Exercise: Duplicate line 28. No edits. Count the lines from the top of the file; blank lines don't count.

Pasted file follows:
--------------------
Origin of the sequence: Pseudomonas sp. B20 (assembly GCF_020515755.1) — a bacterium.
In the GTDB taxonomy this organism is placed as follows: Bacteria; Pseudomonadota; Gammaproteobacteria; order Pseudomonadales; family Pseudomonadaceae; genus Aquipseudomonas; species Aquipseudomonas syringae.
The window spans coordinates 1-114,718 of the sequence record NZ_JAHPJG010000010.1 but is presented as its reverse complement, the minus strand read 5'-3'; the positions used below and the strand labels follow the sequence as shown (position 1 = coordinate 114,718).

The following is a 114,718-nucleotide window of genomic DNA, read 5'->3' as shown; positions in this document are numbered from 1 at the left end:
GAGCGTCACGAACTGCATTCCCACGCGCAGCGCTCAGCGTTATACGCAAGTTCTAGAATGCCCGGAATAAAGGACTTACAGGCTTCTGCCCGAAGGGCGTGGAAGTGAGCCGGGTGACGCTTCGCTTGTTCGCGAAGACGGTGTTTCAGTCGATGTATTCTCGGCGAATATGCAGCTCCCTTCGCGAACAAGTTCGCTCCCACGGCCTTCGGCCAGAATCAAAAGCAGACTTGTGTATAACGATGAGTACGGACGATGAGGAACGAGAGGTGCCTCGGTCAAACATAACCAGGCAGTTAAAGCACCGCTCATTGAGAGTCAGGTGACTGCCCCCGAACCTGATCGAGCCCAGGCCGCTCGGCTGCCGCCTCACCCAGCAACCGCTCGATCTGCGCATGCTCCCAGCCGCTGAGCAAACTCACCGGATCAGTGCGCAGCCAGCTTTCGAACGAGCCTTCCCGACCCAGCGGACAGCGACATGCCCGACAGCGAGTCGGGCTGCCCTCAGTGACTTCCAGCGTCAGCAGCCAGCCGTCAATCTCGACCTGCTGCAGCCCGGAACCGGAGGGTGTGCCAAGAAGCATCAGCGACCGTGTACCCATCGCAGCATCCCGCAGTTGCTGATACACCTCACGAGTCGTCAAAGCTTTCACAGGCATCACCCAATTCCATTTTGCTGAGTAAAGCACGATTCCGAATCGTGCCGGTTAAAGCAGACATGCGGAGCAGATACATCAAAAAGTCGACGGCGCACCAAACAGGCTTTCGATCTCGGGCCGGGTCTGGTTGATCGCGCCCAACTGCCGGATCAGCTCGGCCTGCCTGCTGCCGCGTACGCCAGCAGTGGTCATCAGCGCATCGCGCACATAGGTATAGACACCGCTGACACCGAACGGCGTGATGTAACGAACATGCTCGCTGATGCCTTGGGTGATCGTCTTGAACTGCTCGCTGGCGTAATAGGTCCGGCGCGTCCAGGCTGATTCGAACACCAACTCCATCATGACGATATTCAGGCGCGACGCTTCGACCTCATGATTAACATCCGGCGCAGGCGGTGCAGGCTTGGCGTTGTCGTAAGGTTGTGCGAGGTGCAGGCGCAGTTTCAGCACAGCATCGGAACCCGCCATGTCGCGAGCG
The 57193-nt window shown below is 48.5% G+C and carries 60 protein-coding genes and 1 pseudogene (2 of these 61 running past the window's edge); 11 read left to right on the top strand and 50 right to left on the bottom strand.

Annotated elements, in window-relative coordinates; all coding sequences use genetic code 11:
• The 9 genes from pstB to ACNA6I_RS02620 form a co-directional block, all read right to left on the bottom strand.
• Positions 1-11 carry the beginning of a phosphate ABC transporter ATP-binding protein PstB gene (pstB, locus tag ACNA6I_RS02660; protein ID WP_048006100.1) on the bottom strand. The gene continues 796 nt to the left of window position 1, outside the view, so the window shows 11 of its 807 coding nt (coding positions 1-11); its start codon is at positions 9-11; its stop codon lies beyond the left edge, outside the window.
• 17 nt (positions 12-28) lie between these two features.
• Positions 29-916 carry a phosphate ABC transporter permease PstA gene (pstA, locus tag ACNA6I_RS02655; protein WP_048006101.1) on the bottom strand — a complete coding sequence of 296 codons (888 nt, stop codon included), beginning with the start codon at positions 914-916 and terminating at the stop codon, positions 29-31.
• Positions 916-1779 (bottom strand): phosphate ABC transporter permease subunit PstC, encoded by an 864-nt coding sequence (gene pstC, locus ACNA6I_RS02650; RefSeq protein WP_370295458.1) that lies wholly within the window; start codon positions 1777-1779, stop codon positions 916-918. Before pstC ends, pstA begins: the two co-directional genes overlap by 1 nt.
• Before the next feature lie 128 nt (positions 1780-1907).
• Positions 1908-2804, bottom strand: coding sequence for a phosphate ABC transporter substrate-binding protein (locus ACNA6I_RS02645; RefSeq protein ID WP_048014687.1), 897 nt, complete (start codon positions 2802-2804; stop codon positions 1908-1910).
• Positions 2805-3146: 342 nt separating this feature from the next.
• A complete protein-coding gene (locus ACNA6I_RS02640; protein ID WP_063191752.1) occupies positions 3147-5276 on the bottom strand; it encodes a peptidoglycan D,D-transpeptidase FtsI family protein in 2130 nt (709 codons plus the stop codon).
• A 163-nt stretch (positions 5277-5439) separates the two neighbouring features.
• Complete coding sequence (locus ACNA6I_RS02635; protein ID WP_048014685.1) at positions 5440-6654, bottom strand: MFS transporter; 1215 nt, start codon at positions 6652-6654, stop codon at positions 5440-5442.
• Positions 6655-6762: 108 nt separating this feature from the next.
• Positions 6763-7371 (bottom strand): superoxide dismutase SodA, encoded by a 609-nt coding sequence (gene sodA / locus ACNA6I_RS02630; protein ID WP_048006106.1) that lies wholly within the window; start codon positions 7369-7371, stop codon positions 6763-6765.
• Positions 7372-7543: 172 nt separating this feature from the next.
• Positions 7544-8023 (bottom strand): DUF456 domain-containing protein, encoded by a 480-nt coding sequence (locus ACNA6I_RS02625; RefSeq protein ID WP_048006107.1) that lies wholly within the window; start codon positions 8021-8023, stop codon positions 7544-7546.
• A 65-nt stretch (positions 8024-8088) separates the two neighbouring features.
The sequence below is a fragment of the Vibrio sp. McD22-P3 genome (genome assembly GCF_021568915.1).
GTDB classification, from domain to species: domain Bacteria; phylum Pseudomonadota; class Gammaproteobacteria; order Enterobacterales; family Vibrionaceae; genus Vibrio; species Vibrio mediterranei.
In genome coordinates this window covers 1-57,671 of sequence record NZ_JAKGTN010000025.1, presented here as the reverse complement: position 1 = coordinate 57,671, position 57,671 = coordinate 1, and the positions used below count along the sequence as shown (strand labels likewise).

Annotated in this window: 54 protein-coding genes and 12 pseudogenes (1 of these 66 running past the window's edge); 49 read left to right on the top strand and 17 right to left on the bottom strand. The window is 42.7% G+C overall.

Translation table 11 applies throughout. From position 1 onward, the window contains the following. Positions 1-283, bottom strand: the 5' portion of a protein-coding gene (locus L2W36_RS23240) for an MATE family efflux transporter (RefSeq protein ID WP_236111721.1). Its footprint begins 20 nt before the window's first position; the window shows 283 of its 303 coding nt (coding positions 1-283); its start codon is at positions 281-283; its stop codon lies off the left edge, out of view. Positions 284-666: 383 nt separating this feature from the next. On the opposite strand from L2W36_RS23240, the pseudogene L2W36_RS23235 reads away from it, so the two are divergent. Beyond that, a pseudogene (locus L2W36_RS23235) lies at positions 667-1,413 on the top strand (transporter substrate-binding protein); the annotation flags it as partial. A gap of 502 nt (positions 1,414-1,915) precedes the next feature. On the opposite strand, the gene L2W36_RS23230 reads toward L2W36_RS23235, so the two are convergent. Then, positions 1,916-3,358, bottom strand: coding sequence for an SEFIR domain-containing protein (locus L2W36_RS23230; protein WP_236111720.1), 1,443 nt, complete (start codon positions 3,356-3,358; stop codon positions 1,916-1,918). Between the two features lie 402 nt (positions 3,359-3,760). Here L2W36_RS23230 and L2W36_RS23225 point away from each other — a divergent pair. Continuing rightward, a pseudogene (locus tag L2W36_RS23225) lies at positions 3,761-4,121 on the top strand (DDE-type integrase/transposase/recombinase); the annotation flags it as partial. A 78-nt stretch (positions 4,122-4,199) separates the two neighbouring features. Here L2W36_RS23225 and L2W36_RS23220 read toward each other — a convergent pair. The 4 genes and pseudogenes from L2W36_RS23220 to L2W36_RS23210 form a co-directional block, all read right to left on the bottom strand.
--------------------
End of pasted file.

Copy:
Translation table 11 applies throughout. From position 1 onward, the window contains the following. Positions 1-283, bottom strand: the 5' portion of a protein-coding gene (locus L2W36_RS23240) for an MATE family efflux transporter (RefSeq protein ID WP_236111721.1). Its footprint begins 20 nt before the window's first position; the window shows 283 of its 303 coding nt (coding positions 1-283); its start codon is at positions 281-283; its stop codon lies off the left edge, out of view. Positions 284-666: 383 nt separating this feature from the next. On the opposite strand from L2W36_RS23240, the pseudogene L2W36_RS23235 reads away from it, so the two are divergent. Beyond that, a pseudogene (locus L2W36_RS23235) lies at positions 667-1,413 on the top strand (transporter substrate-binding protein); the annotation flags it as partial. A gap of 502 nt (positions 1,414-1,915) precedes the next feature. On the opposite strand, the gene L2W36_RS23230 reads toward L2W36_RS23235, so the two are convergent. Then, positions 1,916-3,358, bottom strand: coding sequence for an SEFIR domain-containing protein (locus L2W36_RS23230; protein WP_236111720.1), 1,443 nt, complete (start codon positions 3,356-3,358; stop codon positions 1,916-1,918). Between the two features lie 402 nt (positions 3,359-3,760). Here L2W36_RS23230 and L2W36_RS23225 point away from each other — a divergent pair. Continuing rightward, a pseudogene (locus tag L2W36_RS23225) lies at positions 3,761-4,121 on the top strand (DDE-type integrase/transposase/recombinase); the annotation flags it as partial. A 78-nt stretch (positions 4,122-4,199) separates the two neighbouring features. Here L2W36_RS23225 and L2W36_RS23220 read toward each other — a convergent pair. The 4 genes and pseudogenes from L2W36_RS23220 to L2W36_RS23210 form a co-directional block, all read right to left on the bottom strand.